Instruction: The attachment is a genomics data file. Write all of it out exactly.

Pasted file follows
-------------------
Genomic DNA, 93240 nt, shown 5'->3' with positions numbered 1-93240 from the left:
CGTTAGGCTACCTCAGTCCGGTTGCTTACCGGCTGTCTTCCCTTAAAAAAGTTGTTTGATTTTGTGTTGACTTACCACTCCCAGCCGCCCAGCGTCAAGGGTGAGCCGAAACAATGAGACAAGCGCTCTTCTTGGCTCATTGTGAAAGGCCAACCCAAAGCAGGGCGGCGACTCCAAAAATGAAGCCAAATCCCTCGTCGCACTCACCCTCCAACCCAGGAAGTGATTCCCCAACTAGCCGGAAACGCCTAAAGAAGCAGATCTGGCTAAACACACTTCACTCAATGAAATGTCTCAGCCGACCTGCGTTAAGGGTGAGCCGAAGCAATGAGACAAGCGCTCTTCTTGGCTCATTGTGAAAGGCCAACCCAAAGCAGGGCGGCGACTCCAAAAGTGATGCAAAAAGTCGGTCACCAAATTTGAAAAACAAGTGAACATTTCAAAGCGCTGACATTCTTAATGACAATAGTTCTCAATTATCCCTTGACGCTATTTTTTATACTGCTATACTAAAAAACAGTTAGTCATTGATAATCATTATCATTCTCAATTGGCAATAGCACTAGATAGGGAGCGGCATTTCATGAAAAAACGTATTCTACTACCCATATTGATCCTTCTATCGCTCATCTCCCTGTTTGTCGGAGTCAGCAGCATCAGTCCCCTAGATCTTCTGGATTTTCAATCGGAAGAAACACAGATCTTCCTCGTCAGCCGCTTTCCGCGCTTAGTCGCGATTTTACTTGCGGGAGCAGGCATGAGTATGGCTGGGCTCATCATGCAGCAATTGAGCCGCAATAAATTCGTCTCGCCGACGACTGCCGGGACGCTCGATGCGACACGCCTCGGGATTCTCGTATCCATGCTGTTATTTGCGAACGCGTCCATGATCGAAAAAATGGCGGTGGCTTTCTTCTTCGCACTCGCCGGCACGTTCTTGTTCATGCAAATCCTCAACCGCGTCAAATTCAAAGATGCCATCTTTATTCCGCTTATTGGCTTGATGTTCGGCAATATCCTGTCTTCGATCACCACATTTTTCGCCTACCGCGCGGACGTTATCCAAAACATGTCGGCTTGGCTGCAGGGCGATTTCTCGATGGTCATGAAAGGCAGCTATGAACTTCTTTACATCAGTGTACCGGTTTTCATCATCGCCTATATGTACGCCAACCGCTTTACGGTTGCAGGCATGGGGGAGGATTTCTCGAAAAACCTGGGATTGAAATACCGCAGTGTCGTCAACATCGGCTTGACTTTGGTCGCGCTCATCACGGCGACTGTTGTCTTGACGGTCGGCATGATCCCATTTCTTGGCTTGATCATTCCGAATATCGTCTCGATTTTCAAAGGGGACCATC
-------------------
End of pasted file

Genomic DNA, 93240 nt, shown 5'->3' with positions numbered 1-93240 from the left:
CGTTAGGCTACCTCAGTCCGGTTGCTTACCGGCTGTCTTCCCTTAAAAAAGTTGTTTGATTTTGTGTTGACTTACCACTCCCAGCCGCCCAGCGTCAAGGGTGAGCCGAAACAATGAGACAAGCGCTCTTCTTGGCTCATTGTGAAAGGCCAACCCAAAGCAGGGCGGCGACTCCAAAAATGAAGCCAAATCCCTCGTCGCACTCACCCTCCAACCCAGGAAGTGATTCCCCAACTAGCCGGAAACGCCTAAAGAAGCAGATCTGGCTAAACACACTTCACTCAATGAAATGTCTCAGCCGACCTGCGTTAAGGGTGAGCCGAAGCAATGAGACAAGCGCTCTTCTTGGCTCATTGTGAAAGGCCAACCCAAAGCAGGGCGGCGACTCCAAAAGTGATGCAAAAAGTCGGTCACCAAATTTGAAAAACAAGTGAACATTTCAAAGCGCTGACATTCTTAATGACAATAGTTCTCAATTATCCCTTGACGCTATTTTTTATACTGCTATACTAAAAAACAGTTAGTCATTGATAATCATTATCATTCTCAATTGGCAATAGCACTAGATAGGGAGCGGCATTTCATGAAAAAACGTATTCTACTACCCATATTGATCCTTCTATCGCTCATCTCCCTGTTTGTCGGAGTCAGCAGCATCAGTCCCCTAGATCTTCTGGATTTTCAATCGGAAGAAACACAGATCTTCCTCGTCAGCCGCTTTCCGCGCTTAGTCGCGATTTTACTTGCGGGAGCAGGCATGAGTATGGCTGGGCTCATCATGCAGCAATTGAGCCGCAATAAATTCGTCTCGCCGACGACTGCCGGGACGCTCGATGCGACACGCCTCGGGATTCTCGTATCCATGCTGTTATTTGCGAACGCGTCCATGATCGAAAAAATGGCGGTGGCTTTCTTCTTCGCACTCGCCGGCACGTTCTTGTTCATGCAAATCCTCAACCGCGTCAAATTCAAAGATGCCATCTTTATTCCGCTTATTGGCTTGATGTTCGGCAATATCCTGTCTTCGATCACCACATTTTTCGCCTACCGCGCGGACGTTATCCAAAACATGTCGGCTTGGCTGCAGGGCGATTTCTCGATGGTCATGAAAGGCAGCTATGAACTTCTTTACATCAGTGTACCGGTTTTCATCATCGCCTATATGTACGCCAACCGCTTTACGGTTGCAGGCATGGGGGAGGATTTCTCGAAAAACCTGGGATTGAAATACCGCAGTGTCGTCAACATCGGCTTGACTTTGGTCGCGCTCATCACGGCGACTGTTGTCTTGACGGTCGGCATGATCCCATTTCTTGGCTTGATCATTCCGAATATCGTCTCGATTTTCAAAGGGGACCATC